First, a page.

Archbishops reprimand priest who blessed gays

19 June 2008

by Pat Ashworth

The order of service

The order of service

CLERICS might disagree with the Church’s teaching on sexuality, but are not at liberty to disregard it, the Archbishops of Canterbury and York said in a joint statement on Tuesday.

They were responding to the blessing of a clergy couple’s civil partnership at St Bartholomew the Great in London on 31 May. The ceremony for the Revd Peter Cowell and the Revd Dr David Lord was conducted by the Rector, the Revd Dr Martin Dudley. It is being investigated by the Bishop of London, the Rt Revd Richard Chartres, whose permission for the ceremony was not sought or given.

In a letter sent to Dr Dudley on Wednesday, and copied to other clergy in the diocese, Bishop Chartres writes: “I read in the press that you had been planning this event since November. I find it astonishing that you did not take the opportunity to consult your Bishop.”

The point at issue was not differing opinions about homosexuality, Bishop Chartres writes. “The real issue is whether you wilfully defied the discipline of the Church and broke your oath of canonical obedience to your Bishop.”

He ends by reminding Dr Dudley: “St Bartholomew’s is not a personal fiefdom. You serve there as an ordained minister of the Church of England, under the authority of the Canons and as someone who enjoys my licence.”

He ends by reminding Dr Dudley: “St Bartholomew’s is not a personal fiefdom. You serve there as an ordained minister of the Church of England, under the authority of the Canons and as someone who enjoys my licence.”

The service was in the context of a eucharist. Much of the fallout has come from the use of a liturgy closely modelled on the 1662 Book of Common Prayer marriage service, and the exchanging of rings and vows. The couple said to each other: “With this ring, I thee bind, with my body I thee worship, and with all my worldly goods I thee endow; In the name of the Father and of the Son and of the Holy Ghost. Amen.”


The Rector pronounced: “For as much as David and Peter have consented together in a holy covenant and have witnessed the same before God and this company, and thereto have pledged their troth either to other, and have declared the same by giving and receiving of a ring, and by joining of hands, I pronounce that they be bound together, In the name of the Father, and of the Son and of the Holy Ghost. Amen.”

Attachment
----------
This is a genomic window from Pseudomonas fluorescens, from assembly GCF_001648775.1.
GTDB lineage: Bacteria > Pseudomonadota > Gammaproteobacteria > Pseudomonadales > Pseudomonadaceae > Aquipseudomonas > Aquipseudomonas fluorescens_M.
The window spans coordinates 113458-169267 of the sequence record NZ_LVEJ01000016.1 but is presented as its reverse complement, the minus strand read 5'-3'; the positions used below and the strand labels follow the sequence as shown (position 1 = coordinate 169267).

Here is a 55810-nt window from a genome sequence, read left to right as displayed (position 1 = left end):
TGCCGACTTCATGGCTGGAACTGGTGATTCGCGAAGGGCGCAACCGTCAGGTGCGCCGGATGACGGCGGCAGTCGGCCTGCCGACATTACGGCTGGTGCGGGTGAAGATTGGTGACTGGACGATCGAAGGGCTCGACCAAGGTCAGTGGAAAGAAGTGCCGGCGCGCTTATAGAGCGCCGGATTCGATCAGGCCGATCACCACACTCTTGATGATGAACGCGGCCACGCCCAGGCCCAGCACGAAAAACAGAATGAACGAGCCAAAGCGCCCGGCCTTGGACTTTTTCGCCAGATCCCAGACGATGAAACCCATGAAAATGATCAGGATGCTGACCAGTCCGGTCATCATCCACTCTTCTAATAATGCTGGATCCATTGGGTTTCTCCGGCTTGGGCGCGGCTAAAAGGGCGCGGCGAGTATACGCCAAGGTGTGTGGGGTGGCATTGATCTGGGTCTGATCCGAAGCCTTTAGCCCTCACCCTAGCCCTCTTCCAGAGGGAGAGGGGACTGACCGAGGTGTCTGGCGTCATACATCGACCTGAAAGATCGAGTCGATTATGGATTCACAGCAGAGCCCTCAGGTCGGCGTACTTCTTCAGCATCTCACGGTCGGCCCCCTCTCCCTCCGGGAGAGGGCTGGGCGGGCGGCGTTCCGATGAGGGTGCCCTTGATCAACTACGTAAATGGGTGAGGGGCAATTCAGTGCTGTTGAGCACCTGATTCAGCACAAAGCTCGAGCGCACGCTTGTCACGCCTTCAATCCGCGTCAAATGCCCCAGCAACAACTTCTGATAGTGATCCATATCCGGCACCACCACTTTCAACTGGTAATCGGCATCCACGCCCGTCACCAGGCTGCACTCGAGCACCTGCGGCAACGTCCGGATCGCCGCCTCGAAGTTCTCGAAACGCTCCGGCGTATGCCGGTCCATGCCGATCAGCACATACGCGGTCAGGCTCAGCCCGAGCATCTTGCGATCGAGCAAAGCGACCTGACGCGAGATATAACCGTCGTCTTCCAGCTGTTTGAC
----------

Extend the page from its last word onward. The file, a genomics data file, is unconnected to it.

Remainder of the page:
Dr Dudley has defended the ceremony not as a wedding but as the blessing of two people who had contracted a civil partnership. He had conducted it at the request of Mr Cowell, a friend and colleague, who ministers at the neighbouring church of St Bartholomew the Less.

The House of Bishops’ guidelines on same-sex blessings were guidelines and not mandatory instructions, he told the BBC’s Sunday programme, decrying the “total hypocrisy” of denying the existence of gay clergy couples.

In an article in the New Statesman, Dr Dudley writes of the thinking behind the liturgy: “This bringing together of two men would be like a marriage but not a marriage, for I am clear that marriage is between a man and a woman, and the words I will say must be said with integrity.”

The two Archbishops said that they had heard reports of the service “with very great concern”. Their statement goes on: “The various reference points for the Church of England’s approach to human sexuality (1987 Synod motion; 1991 Bishops’ Statement Issues in Human Sexuality; Lambeth motion 1.10, House of Bishops’ 2005 statement on civil partnerships) are well known and remain current.

“Those clergy who disagree with the Church’s teaching are at liberty to seek to persuade others within the Church of the reasons why they believe, in the light of Scripture, tradition and reason that it should be changed. But they are not at liberty simply to disregard it.”

The Lesbian and Gay Christian Movement (LGCM) said in a response to the Archbishops that the disregarding of “manifestly unjust official Church teaching” had a “long and honourable tradition of its own” that had encompassed campaigns against slavery, the use of unauthorised liturgies, remarriage of divorcees, and the ordination of women.

An earlier LGCM statement, issued on Monday, said that it was amazed that the service had been declared a “first”. It had used a form of words “similar to hundreds of liturgies we have seen over the years, though we thought the amendments very elegant and will be including them in the ‘help packs’ we send out.”

It continued “In recent years we have sent out nearly 2000 such packs to couples seeking a blessing for their union or to priests who are celebrating them.”

The timing of the blessing, so close to the Lambeth Conference, has drawn accusations of provocation at a sensitive time and has raised concerns for conservatives bound this weekend for the GAFCON gathering, in Jerusalem. Unless bishops exercised swift and clear discipline, the “floodgates of indiscipline” would open, warned the Revd Rod Thomas, chairman of Reform. He accused “clergy pursuing a liberal agenda” of causing schism in the Church.

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